Imagine my QA team of 50+ members working on a large project, spending vast amounts of time on managing 4,000+ test scripts. The results were always the same, with formal QA testing running weeks’ late and more missed dates due to defects found too far down the process.
The perception that 4,000 automated functional test scripts were passing at 100 percent was enough to give my QA team the sense that all was well. You want regression testing? Sure, as long as development didn’t make too many UI modifications or workflow changes, all could be fine. This of course, was never the case. A change to a requirement would demand the arduous task of identifying and making code changes in the test scripts. What’s more, if a test script failed, then attention was spent on fixing the test script so the test would pass, rather than having the confidence that a defect had been found.
We’ve tried unsuccessfully to improve our QA processes for three years with no success. Our lack of automation strategy was crucial for the inefficiencies throughout the project. The QA team couldn’t make an immediate impact to the development process. The wall between Development, Release Management and QA was firmly in place.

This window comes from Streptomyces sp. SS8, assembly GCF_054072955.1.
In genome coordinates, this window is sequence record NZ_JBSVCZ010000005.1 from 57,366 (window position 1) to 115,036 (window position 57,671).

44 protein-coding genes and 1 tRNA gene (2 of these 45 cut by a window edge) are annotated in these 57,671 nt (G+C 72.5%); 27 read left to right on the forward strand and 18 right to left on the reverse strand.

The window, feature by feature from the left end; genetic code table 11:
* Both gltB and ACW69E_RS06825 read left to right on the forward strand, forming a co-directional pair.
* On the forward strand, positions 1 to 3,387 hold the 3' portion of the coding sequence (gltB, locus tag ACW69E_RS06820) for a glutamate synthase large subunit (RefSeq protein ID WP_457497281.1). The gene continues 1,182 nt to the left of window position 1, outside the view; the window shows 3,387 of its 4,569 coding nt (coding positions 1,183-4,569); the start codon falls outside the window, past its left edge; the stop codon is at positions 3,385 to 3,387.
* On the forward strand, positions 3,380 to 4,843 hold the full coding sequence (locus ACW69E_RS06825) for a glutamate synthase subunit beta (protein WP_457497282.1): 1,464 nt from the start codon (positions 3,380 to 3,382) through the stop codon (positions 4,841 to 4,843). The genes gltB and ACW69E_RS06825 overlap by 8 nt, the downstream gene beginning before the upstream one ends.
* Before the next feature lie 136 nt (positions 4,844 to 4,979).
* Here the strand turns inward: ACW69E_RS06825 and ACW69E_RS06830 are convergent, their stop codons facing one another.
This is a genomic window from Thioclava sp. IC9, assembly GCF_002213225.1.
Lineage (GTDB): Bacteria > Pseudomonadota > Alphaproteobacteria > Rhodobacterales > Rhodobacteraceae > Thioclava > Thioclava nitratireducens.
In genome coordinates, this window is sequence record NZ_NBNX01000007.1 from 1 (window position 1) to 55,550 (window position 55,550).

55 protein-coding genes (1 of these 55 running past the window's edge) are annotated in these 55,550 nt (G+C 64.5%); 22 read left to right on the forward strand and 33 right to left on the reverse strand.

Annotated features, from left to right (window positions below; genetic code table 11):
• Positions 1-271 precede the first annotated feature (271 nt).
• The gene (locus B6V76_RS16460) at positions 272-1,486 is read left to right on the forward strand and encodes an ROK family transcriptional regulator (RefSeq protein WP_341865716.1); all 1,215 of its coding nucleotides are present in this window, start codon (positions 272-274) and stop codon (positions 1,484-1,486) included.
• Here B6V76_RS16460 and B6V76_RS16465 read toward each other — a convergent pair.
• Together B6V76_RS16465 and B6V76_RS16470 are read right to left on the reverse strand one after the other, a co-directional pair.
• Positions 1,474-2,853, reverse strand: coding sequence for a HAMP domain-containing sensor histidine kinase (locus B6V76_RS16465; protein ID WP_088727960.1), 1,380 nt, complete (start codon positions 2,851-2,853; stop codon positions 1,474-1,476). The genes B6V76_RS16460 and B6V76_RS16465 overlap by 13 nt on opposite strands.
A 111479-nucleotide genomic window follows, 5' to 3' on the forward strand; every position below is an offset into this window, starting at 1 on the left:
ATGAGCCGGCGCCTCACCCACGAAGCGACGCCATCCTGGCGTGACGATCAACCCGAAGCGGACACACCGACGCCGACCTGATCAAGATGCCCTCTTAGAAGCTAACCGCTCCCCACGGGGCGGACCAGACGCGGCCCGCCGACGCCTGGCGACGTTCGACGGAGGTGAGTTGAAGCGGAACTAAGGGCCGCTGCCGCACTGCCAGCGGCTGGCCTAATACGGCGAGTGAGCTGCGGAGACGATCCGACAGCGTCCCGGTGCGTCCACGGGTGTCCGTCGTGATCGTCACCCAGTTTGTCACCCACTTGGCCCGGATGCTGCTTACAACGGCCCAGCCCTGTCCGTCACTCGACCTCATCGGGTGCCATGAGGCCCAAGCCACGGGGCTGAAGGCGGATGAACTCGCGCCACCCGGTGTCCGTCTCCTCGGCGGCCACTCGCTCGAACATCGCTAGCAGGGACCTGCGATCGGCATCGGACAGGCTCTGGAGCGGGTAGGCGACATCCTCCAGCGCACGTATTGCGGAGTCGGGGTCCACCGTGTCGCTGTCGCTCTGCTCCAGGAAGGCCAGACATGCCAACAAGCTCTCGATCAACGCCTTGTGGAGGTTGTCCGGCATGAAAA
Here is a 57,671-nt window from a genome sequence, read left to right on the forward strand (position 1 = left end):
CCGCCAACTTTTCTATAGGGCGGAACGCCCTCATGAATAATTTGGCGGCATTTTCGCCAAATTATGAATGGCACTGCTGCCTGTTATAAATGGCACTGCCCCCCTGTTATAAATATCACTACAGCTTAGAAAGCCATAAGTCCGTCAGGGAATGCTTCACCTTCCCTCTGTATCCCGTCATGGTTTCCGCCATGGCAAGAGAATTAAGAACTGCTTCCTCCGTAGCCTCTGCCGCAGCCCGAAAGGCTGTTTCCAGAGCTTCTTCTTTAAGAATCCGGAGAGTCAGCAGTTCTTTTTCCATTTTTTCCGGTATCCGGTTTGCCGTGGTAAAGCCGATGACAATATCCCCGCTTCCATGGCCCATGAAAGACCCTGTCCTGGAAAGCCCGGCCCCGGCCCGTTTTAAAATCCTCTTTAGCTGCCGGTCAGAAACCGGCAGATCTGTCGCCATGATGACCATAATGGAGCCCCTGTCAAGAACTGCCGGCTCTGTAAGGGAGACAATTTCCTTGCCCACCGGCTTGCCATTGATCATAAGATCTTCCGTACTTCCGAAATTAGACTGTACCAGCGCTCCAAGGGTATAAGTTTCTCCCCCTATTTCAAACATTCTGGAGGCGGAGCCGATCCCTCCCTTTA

Naturally, we saw a lot of top managers come and go at that time.
Finding a Solution
The sequential nature of our test scripts was too brittle. We needed an automation strategy that required less attention to identify and refactor the effected test scripts and more scalability to detect defects. We had to scale test coverage and find a way to provide immediate feedback quicker and more often to our stakeholders—development and release management.